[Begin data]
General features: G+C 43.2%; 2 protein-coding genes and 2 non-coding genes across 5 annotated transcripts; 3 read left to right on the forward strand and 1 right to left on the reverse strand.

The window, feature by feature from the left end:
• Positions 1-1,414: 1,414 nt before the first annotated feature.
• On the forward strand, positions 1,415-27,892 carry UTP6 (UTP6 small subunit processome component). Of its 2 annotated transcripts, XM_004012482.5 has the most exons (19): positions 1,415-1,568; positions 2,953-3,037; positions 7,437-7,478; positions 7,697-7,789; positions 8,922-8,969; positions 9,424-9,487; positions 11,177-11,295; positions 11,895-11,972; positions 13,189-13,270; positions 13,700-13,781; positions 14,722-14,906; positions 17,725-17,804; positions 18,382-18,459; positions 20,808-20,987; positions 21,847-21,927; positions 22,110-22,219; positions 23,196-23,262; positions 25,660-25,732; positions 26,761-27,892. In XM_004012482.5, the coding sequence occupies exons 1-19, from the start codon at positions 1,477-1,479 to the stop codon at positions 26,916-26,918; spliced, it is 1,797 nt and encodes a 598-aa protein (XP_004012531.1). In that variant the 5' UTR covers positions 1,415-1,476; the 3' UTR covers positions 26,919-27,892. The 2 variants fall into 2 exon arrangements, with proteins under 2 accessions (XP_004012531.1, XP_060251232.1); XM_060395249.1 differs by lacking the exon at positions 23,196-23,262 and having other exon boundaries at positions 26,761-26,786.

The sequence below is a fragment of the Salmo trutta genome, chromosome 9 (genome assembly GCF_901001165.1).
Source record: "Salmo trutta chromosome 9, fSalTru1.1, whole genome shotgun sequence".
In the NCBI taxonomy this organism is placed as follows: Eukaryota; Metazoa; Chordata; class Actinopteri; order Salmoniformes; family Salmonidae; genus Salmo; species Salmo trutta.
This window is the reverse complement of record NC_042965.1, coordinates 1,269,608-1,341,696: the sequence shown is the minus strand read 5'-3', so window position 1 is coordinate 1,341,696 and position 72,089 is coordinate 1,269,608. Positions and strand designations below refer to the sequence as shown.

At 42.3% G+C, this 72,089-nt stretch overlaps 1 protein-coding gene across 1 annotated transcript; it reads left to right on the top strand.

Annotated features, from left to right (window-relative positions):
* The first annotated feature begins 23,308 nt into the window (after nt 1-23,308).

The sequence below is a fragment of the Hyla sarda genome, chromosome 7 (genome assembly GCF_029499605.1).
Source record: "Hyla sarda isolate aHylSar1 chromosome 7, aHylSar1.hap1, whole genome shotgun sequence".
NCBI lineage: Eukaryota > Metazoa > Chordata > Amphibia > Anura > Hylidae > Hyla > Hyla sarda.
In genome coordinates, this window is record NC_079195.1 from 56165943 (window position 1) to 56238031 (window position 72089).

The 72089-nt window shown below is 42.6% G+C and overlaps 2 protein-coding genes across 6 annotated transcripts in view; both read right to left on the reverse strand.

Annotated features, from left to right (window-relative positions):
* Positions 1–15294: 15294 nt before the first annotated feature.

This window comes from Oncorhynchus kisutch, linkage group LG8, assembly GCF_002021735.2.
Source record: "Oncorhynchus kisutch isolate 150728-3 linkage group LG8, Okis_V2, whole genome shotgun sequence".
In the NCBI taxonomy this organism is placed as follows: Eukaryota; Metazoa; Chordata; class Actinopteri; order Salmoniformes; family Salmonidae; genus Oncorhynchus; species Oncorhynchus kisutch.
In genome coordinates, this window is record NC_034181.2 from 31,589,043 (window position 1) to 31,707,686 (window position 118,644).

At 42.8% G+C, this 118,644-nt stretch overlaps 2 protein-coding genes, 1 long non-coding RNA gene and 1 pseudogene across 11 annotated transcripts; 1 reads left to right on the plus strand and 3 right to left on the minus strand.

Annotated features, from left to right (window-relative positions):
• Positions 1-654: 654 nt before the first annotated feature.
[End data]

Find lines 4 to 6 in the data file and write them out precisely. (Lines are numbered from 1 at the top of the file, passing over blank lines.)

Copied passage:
• On the forward strand, positions 1,415-27,892 carry UTP6 (UTP6 small subunit processome component). Of its 2 annotated transcripts, XM_004012482.5 has the most exons (19): positions 1,415-1,568; positions 2,953-3,037; positions 7,437-7,478; positions 7,697-7,789; positions 8,922-8,969; positions 9,424-9,487; positions 11,177-11,295; positions 11,895-11,972; positions 13,189-13,270; positions 13,700-13,781; positions 14,722-14,906; positions 17,725-17,804; positions 18,382-18,459; positions 20,808-20,987; positions 21,847-21,927; positions 22,110-22,219; positions 23,196-23,262; positions 25,660-25,732; positions 26,761-27,892. In XM_004012482.5, the coding sequence occupies exons 1-19, from the start codon at positions 1,477-1,479 to the stop codon at positions 26,916-26,918; spliced, it is 1,797 nt and encodes a 598-aa protein (XP_004012531.1). In that variant the 5' UTR covers positions 1,415-1,476; the 3' UTR covers positions 26,919-27,892. The 2 variants fall into 2 exon arrangements, with proteins under 2 accessions (XP_004012531.1, XP_060251232.1); XM_060395249.1 differs by lacking the exon at positions 23,196-23,262 and having other exon boundaries at positions 26,761-26,786.

The sequence below is a fragment of the Salmo trutta genome, chromosome 9 (genome assembly GCF_901001165.1).
Source record: "Salmo trutta chromosome 9, fSalTru1.1, whole genome shotgun sequence".